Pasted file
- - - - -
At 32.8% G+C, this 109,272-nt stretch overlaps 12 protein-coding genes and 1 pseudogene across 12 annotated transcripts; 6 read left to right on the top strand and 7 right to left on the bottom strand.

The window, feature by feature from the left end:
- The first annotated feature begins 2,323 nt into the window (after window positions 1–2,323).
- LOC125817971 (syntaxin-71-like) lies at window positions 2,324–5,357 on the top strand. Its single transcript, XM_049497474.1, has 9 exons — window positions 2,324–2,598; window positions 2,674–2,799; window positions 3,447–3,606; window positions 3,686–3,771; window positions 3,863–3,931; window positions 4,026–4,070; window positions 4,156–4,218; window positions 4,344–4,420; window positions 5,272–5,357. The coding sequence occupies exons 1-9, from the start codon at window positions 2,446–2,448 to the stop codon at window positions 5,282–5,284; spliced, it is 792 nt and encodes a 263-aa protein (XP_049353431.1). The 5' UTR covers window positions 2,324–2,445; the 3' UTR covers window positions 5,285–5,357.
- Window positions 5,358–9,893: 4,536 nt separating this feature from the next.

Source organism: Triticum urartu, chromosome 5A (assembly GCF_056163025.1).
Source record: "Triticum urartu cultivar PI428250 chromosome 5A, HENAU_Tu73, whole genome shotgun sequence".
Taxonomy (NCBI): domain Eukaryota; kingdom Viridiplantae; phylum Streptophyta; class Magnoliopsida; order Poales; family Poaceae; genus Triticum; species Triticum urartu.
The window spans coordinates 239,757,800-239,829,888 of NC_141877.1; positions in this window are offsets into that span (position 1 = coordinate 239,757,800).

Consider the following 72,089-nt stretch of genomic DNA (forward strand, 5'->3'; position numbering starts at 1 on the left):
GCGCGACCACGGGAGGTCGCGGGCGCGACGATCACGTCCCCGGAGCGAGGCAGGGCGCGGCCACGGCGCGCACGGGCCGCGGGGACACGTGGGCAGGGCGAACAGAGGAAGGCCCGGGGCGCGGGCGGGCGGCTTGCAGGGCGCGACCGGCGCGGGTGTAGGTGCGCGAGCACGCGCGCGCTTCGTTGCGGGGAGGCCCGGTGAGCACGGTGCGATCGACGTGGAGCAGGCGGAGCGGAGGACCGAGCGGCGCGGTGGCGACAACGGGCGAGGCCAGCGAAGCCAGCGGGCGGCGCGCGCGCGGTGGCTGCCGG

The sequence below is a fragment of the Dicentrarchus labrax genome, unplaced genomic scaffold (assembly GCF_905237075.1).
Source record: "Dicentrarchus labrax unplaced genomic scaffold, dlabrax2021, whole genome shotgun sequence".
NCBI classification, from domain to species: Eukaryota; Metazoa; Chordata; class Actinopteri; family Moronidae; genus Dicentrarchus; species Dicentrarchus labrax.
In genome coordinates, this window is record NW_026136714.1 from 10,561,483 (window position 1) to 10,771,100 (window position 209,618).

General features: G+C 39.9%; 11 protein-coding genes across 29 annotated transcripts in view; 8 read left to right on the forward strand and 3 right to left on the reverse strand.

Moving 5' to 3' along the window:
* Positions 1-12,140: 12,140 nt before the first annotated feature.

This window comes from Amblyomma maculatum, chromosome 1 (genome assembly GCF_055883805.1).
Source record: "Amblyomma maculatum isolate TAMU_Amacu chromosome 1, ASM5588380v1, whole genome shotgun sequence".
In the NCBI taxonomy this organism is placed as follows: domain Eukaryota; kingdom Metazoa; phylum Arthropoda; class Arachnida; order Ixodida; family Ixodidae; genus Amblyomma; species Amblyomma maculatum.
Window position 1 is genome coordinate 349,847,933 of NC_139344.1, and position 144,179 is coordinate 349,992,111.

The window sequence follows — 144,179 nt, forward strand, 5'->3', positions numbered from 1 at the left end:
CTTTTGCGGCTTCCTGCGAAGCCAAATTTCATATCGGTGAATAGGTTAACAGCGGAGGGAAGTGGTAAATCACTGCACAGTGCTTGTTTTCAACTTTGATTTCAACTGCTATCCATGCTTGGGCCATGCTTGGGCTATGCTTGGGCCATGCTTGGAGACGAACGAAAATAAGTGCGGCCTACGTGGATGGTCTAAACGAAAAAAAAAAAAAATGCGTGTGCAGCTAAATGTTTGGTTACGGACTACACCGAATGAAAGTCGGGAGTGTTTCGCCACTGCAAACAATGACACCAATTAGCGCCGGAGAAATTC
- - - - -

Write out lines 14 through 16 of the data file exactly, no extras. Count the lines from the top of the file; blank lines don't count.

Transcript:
NCBI classification, from domain to species: Eukaryota; Metazoa; Chordata; class Actinopteri; family Moronidae; genus Dicentrarchus; species Dicentrarchus labrax.
In genome coordinates, this window is record NW_026136714.1 from 10,561,483 (window position 1) to 10,771,100 (window position 209,618).

General features: G+C 39.9%; 11 protein-coding genes across 29 annotated transcripts in view; 8 read left to right on the forward strand and 3 right to left on the reverse strand.